Caroline Wong, vice president of security strategy, Cobalt.io
When it comes to the topic of women in security, Caroline Wong is not just a woman who happens to work in security, but someone at the forefront of attempting to boost the number of women in the field.
Wong's day job is vice president of security strategy for the crowdsourced pen test firm Cobalt.io, but her spare time is spent as a LIFT Mentor at the Executive Women's Forum (EWF), where she mentors graduate students and industry practitioners on information security and career topics. The EWF has not let Wong's efforts go unrecognized, awarding her the 2010 Women of Influence Award in the One to Watch category.
She has also recently begun serving on the security/privacy program committee with The Grace Hopper Celebration of Women in Computing.
“In a world where there are not many women leaders in cybersecurity, I have seen Caroline take on a chief of staff for information security role at eBay, a security strategist role at Zynga, a security product leader role at Symantec, security initiatives leader role at Cigital, and now a VP, security strategy role at Cobalt.io,” says Rinki Sethi, senior director of information security at Palo Alto Networks and a colleague of Wong's.
In addition to using her spare time to mentor others, Wong is also an author who just published her second book. “This year I published my second book, Crowdsourced Pen Testing for Dummies. The book contains a detailed analysis of how the application security industry has advanced over the past few decades, and explores options for how to approach a variety of different testing scenarios,” she says.
Wong has a B.S. in Electrical Engineering and Computer Science from the University of California at Berkeley and a certificate in finance and accounting from Stanford University's Graduate School of Business.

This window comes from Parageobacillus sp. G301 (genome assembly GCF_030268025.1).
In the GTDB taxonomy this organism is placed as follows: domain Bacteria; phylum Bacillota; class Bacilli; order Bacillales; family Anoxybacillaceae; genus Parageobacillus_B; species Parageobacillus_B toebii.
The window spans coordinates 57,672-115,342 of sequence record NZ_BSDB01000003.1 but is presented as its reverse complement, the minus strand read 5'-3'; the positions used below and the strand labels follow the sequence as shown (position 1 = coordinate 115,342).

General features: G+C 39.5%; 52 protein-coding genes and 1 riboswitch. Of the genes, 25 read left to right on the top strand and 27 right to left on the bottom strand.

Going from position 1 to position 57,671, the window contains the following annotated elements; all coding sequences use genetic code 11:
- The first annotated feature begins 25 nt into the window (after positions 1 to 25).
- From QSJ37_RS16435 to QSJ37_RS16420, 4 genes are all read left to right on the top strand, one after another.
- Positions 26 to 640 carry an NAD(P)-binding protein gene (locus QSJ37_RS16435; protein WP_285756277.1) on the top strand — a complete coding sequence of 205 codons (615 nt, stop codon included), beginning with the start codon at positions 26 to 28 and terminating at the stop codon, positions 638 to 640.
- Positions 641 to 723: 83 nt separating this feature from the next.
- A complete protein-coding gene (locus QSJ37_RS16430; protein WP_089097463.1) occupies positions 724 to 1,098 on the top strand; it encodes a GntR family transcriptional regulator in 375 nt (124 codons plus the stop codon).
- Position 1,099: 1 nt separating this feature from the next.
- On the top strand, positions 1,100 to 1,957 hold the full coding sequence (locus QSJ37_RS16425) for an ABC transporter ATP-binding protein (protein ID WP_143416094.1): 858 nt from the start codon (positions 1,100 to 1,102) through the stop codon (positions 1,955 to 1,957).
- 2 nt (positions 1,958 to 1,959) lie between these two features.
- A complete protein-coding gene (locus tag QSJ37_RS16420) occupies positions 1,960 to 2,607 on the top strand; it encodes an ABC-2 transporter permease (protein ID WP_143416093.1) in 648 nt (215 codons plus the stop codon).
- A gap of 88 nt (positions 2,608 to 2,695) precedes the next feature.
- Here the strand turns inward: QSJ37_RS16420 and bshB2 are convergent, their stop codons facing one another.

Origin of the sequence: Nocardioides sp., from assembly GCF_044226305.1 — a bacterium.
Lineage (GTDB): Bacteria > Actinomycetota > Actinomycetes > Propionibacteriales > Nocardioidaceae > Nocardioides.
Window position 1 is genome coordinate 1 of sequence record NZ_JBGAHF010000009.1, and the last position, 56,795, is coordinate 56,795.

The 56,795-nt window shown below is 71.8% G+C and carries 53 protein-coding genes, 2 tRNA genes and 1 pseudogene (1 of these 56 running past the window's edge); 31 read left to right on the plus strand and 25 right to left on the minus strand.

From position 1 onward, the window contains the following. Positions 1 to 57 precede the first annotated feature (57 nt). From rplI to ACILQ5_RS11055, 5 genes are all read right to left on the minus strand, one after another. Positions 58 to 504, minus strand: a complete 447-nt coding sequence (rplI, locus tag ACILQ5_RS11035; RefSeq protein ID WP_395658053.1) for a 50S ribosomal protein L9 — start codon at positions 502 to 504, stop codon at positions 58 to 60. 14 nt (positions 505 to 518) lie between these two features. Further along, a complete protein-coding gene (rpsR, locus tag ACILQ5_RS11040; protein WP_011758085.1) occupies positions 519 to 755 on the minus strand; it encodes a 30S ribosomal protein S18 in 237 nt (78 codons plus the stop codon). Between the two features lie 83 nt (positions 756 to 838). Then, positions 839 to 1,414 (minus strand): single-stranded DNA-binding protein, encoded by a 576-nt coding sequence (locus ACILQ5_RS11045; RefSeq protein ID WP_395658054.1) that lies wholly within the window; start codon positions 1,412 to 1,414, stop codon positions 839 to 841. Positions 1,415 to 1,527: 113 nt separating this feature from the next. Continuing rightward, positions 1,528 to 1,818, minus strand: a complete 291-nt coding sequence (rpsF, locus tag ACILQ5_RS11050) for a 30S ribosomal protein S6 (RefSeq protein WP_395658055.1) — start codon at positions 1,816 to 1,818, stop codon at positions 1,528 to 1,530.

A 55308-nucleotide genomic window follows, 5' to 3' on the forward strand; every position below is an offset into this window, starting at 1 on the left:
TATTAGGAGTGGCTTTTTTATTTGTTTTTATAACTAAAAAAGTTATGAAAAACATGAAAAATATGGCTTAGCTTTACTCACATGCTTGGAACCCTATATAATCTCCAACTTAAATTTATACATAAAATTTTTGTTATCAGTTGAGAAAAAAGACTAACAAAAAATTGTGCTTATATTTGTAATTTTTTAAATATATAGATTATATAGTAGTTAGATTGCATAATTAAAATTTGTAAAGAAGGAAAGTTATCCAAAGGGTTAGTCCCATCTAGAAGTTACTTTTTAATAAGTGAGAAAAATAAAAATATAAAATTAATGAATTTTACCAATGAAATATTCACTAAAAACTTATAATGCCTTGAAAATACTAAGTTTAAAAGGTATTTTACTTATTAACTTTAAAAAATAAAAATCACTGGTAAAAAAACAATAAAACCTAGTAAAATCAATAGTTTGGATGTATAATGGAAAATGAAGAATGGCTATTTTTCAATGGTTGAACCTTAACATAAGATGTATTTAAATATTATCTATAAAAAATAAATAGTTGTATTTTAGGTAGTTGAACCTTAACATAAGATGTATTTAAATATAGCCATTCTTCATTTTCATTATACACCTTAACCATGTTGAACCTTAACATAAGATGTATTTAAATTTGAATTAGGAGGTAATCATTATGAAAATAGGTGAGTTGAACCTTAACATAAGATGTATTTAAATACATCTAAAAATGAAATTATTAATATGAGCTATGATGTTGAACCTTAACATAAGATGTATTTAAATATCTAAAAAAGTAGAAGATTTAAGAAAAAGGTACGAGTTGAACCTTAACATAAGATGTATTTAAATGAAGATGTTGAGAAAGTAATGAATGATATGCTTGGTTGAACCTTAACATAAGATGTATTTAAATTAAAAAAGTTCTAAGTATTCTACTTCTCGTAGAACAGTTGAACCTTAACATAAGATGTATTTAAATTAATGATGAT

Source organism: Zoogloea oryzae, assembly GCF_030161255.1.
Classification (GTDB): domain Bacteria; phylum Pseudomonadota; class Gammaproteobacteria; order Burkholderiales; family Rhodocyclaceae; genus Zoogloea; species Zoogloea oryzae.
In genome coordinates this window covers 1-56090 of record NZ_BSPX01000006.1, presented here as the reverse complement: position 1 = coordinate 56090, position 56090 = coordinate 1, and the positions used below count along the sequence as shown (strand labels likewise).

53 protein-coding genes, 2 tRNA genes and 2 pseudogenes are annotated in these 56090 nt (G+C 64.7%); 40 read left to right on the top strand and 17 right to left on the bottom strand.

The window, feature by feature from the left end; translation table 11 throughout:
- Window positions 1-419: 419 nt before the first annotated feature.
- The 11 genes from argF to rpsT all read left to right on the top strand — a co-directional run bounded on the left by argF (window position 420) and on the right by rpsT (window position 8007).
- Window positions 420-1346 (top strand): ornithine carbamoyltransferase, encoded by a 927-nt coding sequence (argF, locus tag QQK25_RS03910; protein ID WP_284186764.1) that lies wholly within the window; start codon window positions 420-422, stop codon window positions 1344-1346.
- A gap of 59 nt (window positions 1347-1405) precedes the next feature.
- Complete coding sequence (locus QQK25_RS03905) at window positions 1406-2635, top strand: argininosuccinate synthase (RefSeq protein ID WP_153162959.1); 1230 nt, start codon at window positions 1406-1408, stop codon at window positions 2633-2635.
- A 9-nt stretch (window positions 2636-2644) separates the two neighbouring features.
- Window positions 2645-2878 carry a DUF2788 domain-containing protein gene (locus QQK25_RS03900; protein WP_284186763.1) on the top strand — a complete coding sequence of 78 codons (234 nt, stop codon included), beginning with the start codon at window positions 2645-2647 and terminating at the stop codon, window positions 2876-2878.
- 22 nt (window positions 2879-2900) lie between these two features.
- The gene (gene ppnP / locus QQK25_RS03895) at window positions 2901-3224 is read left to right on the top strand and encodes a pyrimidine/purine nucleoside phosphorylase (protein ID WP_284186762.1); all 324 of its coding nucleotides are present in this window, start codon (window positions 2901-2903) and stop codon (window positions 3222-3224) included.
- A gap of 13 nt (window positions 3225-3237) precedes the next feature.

Her EE degree, in a roundabout way, led to her involvement in the cybersecurity industry, a business category she was totally unfamiliar with at first. Her path to cyber began by spending a summer interning at eBay working on IT project management. After the internship was completed she asked for a full-time job, but was told there was a hiring freeze in place in that department. However, the supervisor recommended she take a look at a position on the Information Security Team.
“At the time, I didn't know anything about cybersecurity. I literally didn't know what the term “information security” meant, and the night before my interview I memorized the Wikipedia page on the subject,” Wong says.
Evidently, Wong did a fine job memorizing the information and she kicked off her cybersecurity career at eBay where she was chief of staff and manager for the e-commerce site's global information security division and then moved on to spend a few years at the online gaming company Zynga. Here she was the senior manager of its security program.
Wong seems to have found a good home in her current position – one that appeals to her interest in metrics and the application to cybersecurity. “The coolest thing about working for a crowdsourced pen testing company is the data. I'm extremely interested in security metrics and the role they play in justifying appropriate levels of investment in cybersecurity. I've worked with a lot of organizations on metrics to show the value of their application security programs, and the challenge that comes up all the time is that organizations often don't have a single source of record for pen test findings, so they can't get the data to calculate their metrics,” she says.
However, with the metrics that can be supplied with pen testing this problem goes away, she says.
Wong's friends, colleagues and co-workers also point out that Wong is a fun and caring person always willing to take some time to offer advice or make an otherwise dull task fun.
“No matter how busy she is, she always finds time for me,” says Tyelisa Shields, a risk manager at Apple. "My day-to-day work life is changed because of her influence. She encourages me to grow, learn and look out for myself in very pragmatic ways."
Cyber industry veteran John Johnson says Wong has “done it all” during her career, having worked at big companies and small in a variety of roles, and, he adds, "she's also a fun and pleasant person to work with. When we were working on putting panels together for RSA, she was responsive and thoughtful in her approach, always willing to highlight the achievements of others and engage in interesting and occasionally controversial discussion,” Johnson says. – DO